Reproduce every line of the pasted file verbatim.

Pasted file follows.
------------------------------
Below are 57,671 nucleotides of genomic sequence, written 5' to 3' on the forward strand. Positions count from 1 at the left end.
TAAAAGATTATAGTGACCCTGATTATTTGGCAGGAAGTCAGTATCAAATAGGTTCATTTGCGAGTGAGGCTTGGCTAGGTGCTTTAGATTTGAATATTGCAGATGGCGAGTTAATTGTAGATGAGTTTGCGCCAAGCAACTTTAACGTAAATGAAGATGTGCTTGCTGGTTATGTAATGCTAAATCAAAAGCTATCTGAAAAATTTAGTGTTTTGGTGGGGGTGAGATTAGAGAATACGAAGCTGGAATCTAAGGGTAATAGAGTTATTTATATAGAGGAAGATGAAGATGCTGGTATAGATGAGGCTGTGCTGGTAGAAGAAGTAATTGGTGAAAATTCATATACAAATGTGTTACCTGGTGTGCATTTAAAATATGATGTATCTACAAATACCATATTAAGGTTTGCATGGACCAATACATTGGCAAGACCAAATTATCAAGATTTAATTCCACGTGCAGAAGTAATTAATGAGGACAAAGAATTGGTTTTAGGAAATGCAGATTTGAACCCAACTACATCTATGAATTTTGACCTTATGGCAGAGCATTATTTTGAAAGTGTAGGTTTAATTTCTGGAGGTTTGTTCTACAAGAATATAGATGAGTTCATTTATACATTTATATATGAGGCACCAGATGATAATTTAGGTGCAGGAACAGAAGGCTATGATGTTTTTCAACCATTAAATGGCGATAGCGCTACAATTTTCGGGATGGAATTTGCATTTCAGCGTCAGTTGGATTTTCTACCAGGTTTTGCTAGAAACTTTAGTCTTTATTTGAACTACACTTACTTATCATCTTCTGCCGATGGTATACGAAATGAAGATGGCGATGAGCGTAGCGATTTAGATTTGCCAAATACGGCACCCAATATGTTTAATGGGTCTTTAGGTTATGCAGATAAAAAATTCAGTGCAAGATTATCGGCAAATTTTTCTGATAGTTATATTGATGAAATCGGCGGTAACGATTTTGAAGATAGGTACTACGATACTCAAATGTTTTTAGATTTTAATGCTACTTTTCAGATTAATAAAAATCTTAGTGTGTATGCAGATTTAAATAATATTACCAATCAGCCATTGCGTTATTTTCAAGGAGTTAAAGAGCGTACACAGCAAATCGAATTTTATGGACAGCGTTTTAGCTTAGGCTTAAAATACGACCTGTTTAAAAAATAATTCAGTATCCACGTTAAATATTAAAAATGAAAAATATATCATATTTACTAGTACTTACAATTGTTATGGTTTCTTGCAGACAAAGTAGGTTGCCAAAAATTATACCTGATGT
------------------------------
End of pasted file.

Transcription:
Below are 57,671 nucleotides of genomic sequence, written 5' to 3' on the forward strand. Positions count from 1 at the left end.
TAAAAGATTATAGTGACCCTGATTATTTGGCAGGAAGTCAGTATCAAATAGGTTCATTTGCGAGTGAGGCTTGGCTAGGTGCTTTAGATTTGAATATTGCAGATGGCGAGTTAATTGTAGATGAGTTTGCGCCAAGCAACTTTAACGTAAATGAAGATGTGCTTGCTGGTTATGTAATGCTAAATCAAAAGCTATCTGAAAAATTTAGTGTTTTGGTGGGGGTGAGATTAGAGAATACGAAGCTGGAATCTAAGGGTAATAGAGTTATTTATATAGAGGAAGATGAAGATGCTGGTATAGATGAGGCTGTGCTGGTAGAAGAAGTAATTGGTGAAAATTCATATACAAATGTGTTACCTGGTGTGCATTTAAAATATGATGTATCTACAAATACCATATTAAGGTTTGCATGGACCAATACATTGGCAAGACCAAATTATCAAGATTTAATTCCACGTGCAGAAGTAATTAATGAGGACAAAGAATTGGTTTTAGGAAATGCAGATTTGAACCCAACTACATCTATGAATTTTGACCTTATGGCAGAGCATTATTTTGAAAGTGTAGGTTTAATTTCTGGAGGTTTGTTCTACAAGAATATAGATGAGTTCATTTATACATTTATATATGAGGCACCAGATGATAATTTAGGTGCAGGAACAGAAGGCTATGATGTTTTTCAACCATTAAATGGCGATAGCGCTACAATTTTCGGGATGGAATTTGCATTTCAGCGTCAGTTGGATTTTCTACCAGGTTTTGCTAGAAACTTTAGTCTTTATTTGAACTACACTTACTTATCATCTTCTGCCGATGGTATACGAAATGAAGATGGCGATGAGCGTAGCGATTTAGATTTGCCAAATACGGCACCCAATATGTTTAATGGGTCTTTAGGTTATGCAGATAAAAAATTCAGTGCAAGATTATCGGCAAATTTTTCTGATAGTTATATTGATGAAATCGGCGGTAACGATTTTGAAGATAGGTACTACGATACTCAAATGTTTTTAGATTTTAATGCTACTTTTCAGATTAATAAAAATCTTAGTGTGTATGCAGATTTAAATAATATTACCAATCAGCCATTGCGTTATTTTCAAGGAGTTAAAGAGCGTACACAGCAAATCGAATTTTATGGACAGCGTTTTAGCTTAGGCTTAAAATACGACCTGTTTAAAAAATAATTCAGTATCCACGTTAAATATTAAAAATGAAAAATATATCATATTTACTAGTACTTACAATTGTTATGGTTTCTTGCAGACAAAGTAGGTTGCCAAAAATTATACCTGATGT